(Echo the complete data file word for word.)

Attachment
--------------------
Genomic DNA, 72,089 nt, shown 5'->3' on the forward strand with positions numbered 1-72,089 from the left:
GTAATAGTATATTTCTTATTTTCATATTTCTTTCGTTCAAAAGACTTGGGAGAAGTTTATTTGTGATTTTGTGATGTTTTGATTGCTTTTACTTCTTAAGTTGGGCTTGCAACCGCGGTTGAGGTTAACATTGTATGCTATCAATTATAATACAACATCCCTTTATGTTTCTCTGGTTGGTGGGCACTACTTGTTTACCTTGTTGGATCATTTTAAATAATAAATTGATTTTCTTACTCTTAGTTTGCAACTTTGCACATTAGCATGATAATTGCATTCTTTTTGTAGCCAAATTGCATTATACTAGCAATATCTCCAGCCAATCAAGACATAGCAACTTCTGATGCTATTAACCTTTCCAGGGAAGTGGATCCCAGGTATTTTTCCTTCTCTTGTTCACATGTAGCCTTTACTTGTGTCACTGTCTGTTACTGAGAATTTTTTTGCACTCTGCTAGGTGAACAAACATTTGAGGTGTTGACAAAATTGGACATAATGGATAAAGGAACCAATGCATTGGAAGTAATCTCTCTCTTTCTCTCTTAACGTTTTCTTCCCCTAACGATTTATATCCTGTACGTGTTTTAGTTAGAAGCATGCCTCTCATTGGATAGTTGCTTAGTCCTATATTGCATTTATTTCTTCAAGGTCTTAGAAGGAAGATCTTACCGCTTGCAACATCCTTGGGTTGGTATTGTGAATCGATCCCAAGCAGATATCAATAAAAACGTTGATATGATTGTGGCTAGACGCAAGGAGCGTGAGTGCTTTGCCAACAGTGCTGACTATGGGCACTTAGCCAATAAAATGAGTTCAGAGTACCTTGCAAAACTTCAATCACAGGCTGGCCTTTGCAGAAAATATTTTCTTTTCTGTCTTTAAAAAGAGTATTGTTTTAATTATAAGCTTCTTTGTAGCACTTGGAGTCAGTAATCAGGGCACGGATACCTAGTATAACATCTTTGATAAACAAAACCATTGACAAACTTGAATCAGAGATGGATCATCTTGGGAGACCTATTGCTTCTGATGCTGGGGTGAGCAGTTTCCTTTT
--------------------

Genomic DNA, 72,089 nt, shown 5'->3' on the forward strand with positions numbered 1-72,089 from the left:
GTAATAGTATATTTCTTATTTTCATATTTCTTTCGTTCAAAAGACTTGGGAGAAGTTTATTTGTGATTTTGTGATGTTTTGATTGCTTTTACTTCTTAAGTTGGGCTTGCAACCGCGGTTGAGGTTAACATTGTATGCTATCAATTATAATACAACATCCCTTTATGTTTCTCTGGTTGGTGGGCACTACTTGTTTACCTTGTTGGATCATTTTAAATAATAAATTGATTTTCTTACTCTTAGTTTGCAACTTTGCACATTAGCATGATAATTGCATTCTTTTTGTAGCCAAATTGCATTATACTAGCAATATCTCCAGCCAATCAAGACATAGCAACTTCTGATGCTATTAACCTTTCCAGGGAAGTGGATCCCAGGTATTTTTCCTTCTCTTGTTCACATGTAGCCTTTACTTGTGTCACTGTCTGTTACTGAGAATTTTTTTGCACTCTGCTAGGTGAACAAACATTTGAGGTGTTGACAAAATTGGACATAATGGATAAAGGAACCAATGCATTGGAAGTAATCTCTCTCTTTCTCTCTTAACGTTTTCTTCCCCTAACGATTTATATCCTGTACGTGTTTTAGTTAGAAGCATGCCTCTCATTGGATAGTTGCTTAGTCCTATATTGCATTTATTTCTTCAAGGTCTTAGAAGGAAGATCTTACCGCTTGCAACATCCTTGGGTTGGTATTGTGAATCGATCCCAAGCAGATATCAATAAAAACGTTGATATGATTGTGGCTAGACGCAAGGAGCGTGAGTGCTTTGCCAACAGTGCTGACTATGGGCACTTAGCCAATAAAATGAGTTCAGAGTACCTTGCAAAACTTCAATCACAGGCTGGCCTTTGCAGAAAATATTTTCTTTTCTGTCTTTAAAAAGAGTATTGTTTTAATTATAAGCTTCTTTGTAGCACTTGGAGTCAGTAATCAGGGCACGGATACCTAGTATAACATCTTTGATAAACAAAACCATTGACAAACTTGAATCAGAGATGGATCATCTTGGGAGACCTATTGCTTCTGATGCTGGGGTGAGCAGTTTCCTTTT